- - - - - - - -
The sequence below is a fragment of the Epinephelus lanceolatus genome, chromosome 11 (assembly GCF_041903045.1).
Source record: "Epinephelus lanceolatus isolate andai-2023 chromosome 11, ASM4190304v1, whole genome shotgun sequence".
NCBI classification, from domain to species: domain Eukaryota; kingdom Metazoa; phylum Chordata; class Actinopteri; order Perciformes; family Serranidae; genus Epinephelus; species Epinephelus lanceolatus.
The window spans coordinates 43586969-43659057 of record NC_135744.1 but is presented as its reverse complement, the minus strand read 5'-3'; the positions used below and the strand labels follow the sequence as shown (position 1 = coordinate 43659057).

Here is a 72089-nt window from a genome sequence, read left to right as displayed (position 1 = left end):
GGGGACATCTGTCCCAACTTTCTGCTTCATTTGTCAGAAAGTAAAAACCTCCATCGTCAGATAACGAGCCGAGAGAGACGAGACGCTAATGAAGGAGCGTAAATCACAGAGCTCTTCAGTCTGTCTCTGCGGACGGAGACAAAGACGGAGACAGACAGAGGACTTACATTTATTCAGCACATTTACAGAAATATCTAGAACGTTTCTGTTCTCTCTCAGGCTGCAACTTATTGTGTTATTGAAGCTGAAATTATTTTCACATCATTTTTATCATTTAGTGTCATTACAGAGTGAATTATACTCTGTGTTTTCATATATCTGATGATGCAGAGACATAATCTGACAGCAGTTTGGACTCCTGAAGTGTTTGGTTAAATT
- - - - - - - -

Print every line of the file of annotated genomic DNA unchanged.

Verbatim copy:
The sequence below is a fragment of the Epinephelus lanceolatus genome, chromosome 11 (assembly GCF_041903045.1).
Source record: "Epinephelus lanceolatus isolate andai-2023 chromosome 11, ASM4190304v1, whole genome shotgun sequence".
NCBI classification, from domain to species: domain Eukaryota; kingdom Metazoa; phylum Chordata; class Actinopteri; order Perciformes; family Serranidae; genus Epinephelus; species Epinephelus lanceolatus.
The window spans coordinates 43586969-43659057 of record NC_135744.1 but is presented as its reverse complement, the minus strand read 5'-3'; the positions used below and the strand labels follow the sequence as shown (position 1 = coordinate 43659057).

Here is a 72089-nt window from a genome sequence, read left to right as displayed (position 1 = left end):
GGGGACATCTGTCCCAACTTTCTGCTTCATTTGTCAGAAAGTAAAAACCTCCATCGTCAGATAACGAGCCGAGAGAGACGAGACGCTAATGAAGGAGCGTAAATCACAGAGCTCTTCAGTCTGTCTCTGCGGACGGAGACAAAGACGGAGACAGACAGAGGACTTACATTTATTCAGCACATTTACAGAAATATCTAGAACGTTTCTGTTCTCTCTCAGGCTGCAACTTATTGTGTTATTGAAGCTGAAATTATTTTCACATCATTTTTATCATTTAGTGTCATTACAGAGTGAATTATACTCTGTGTTTTCATATATCTGATGATGCAGAGACATAATCTGACAGCAGTTTGGACTCCTGAAGTGTTTGGTTAAATT